The Leninsky Regional Court in Perm has ordered the PERMM Museum of Contemporary Art to leave its current structure, the landmark Perm riverboat terminal, due to the hazardous condition of the building.
"At present, we are continuing to operate … We are also looking for alternate locations to which we could move," PERMM press secretary Tatyana Berger said, Itar-Tass reported.
The court case arose earlier this fall, when the Leninsky Regional Prosecutor General's Office conducted an inspection of the museum and concluded that the former riverboat terminal in which the museum was located was in a hazardous condition and was a danger to visitors.
The building was originally constructed in 1940 by architect Alexander Grinberg and served as a river terminal until the '90s when the decline in riverboat use lead to its closure. The structure was partially used for commercial purposes and then closed entirely, and gradually deteriorated.
In 2010, the PERMM Museum of Contemporary Art was founded by prominent Moscow gallery owner Marat Guelman and moved into the landmark building, which saw some minimal repairs.
The museum was Guelman's first foray into promoting contemporary art outside of Moscow, a mission he later continued by creating the TverCA Contemporary Art Center in Tver, also in a former riverboat terminal.
Guelman's efforts outside of Moscow have been rocky going — the TverCA center closed in 2012 after the building was found to be in a hazardous condition and the center was unable to raise the 22 million rubles ($669,328) necessary for repairs. The TverCA center suffered from the beginning from a lack of funding and support from the local government.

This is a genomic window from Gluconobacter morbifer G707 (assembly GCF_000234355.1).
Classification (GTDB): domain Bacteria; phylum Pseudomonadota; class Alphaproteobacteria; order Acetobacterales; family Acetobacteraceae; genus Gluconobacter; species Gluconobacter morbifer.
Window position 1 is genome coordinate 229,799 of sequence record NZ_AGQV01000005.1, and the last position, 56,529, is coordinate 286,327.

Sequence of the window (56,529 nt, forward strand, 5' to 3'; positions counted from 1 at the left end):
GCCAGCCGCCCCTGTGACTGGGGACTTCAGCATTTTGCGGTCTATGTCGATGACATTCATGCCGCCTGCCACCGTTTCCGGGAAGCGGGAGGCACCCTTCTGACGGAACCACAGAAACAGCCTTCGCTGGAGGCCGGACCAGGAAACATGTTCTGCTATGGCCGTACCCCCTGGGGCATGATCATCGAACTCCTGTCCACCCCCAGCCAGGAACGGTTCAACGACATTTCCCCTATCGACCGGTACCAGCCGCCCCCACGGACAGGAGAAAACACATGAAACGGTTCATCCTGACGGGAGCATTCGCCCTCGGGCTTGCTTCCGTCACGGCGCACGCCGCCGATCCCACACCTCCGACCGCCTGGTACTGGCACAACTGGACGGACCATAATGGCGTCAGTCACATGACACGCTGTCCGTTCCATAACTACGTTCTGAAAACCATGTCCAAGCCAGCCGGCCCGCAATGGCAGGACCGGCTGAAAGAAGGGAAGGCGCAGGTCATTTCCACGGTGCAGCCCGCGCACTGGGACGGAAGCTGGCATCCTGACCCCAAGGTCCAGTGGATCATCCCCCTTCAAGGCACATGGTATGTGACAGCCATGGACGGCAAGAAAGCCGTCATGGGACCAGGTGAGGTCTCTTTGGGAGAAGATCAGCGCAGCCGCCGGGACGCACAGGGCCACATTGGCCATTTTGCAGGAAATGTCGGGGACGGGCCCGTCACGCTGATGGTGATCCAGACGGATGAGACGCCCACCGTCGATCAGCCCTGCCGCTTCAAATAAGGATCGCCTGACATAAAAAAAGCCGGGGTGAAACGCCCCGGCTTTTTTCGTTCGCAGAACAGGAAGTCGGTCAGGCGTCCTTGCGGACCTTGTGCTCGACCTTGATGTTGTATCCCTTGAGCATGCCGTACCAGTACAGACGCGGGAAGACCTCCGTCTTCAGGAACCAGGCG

The PERMM museum has had considerably more success and found support with local authorities, who fired Guelman from his position as director of the museum in June, declining to give an explanation.
Most observers point to the controversy surrounding the exhibit of Krasnodar artist Vasily Slonov's exhibit "Welcome! Sochi 2014" as the main grounds for the firing — the artist's obscene images and mockery of the upcoming Sochi games led local authorities to seek more oversight over the museum.
Now, the decision that the museum's current location is nonviable will result in the second major shift in the past year, after Guelman's departure, if the museum is forced to move. Due to the museum's strong support from government and private individuals, it seems certain that PERMM will not suffer the same fate as the TverCA center, regardless of the loss of the museum's current home.